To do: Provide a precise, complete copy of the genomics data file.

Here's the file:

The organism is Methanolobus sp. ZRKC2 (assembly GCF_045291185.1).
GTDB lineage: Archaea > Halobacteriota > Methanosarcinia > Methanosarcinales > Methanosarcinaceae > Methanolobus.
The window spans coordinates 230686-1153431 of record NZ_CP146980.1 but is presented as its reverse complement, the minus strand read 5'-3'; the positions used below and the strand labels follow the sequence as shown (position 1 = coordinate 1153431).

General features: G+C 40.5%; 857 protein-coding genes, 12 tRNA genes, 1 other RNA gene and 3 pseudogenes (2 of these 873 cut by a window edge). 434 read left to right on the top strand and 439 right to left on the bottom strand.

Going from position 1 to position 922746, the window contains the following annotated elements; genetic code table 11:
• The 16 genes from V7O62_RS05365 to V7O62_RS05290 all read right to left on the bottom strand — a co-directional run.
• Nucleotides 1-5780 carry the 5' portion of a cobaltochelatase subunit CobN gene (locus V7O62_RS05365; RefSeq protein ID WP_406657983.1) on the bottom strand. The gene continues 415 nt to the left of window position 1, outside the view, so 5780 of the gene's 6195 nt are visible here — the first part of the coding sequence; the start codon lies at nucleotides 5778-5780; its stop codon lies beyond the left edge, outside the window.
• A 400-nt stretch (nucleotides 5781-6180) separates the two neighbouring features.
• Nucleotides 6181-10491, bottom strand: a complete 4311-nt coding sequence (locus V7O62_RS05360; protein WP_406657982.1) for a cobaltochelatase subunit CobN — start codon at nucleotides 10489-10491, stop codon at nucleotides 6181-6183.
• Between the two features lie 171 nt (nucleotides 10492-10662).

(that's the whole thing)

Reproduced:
The organism is Methanolobus sp. ZRKC2 (assembly GCF_045291185.1).
GTDB lineage: Archaea > Halobacteriota > Methanosarcinia > Methanosarcinales > Methanosarcinaceae > Methanolobus.
The window spans coordinates 230686-1153431 of record NZ_CP146980.1 but is presented as its reverse complement, the minus strand read 5'-3'; the positions used below and the strand labels follow the sequence as shown (position 1 = coordinate 1153431).

General features: G+C 40.5%; 857 protein-coding genes, 12 tRNA genes, 1 other RNA gene and 3 pseudogenes (2 of these 873 cut by a window edge). 434 read left to right on the top strand and 439 right to left on the bottom strand.

Going from position 1 to position 922746, the window contains the following annotated elements; genetic code table 11:
• The 16 genes from V7O62_RS05365 to V7O62_RS05290 all read right to left on the bottom strand — a co-directional run.
• Nucleotides 1-5780 carry the 5' portion of a cobaltochelatase subunit CobN gene (locus V7O62_RS05365; RefSeq protein ID WP_406657983.1) on the bottom strand. The gene continues 415 nt to the left of window position 1, outside the view, so 5780 of the gene's 6195 nt are visible here — the first part of the coding sequence; the start codon lies at nucleotides 5778-5780; its stop codon lies beyond the left edge, outside the window.
• A 400-nt stretch (nucleotides 5781-6180) separates the two neighbouring features.
• Nucleotides 6181-10491, bottom strand: a complete 4311-nt coding sequence (locus V7O62_RS05360; protein WP_406657982.1) for a cobaltochelatase subunit CobN — start codon at nucleotides 10489-10491, stop codon at nucleotides 6181-6183.
• Between the two features lie 171 nt (nucleotides 10492-10662).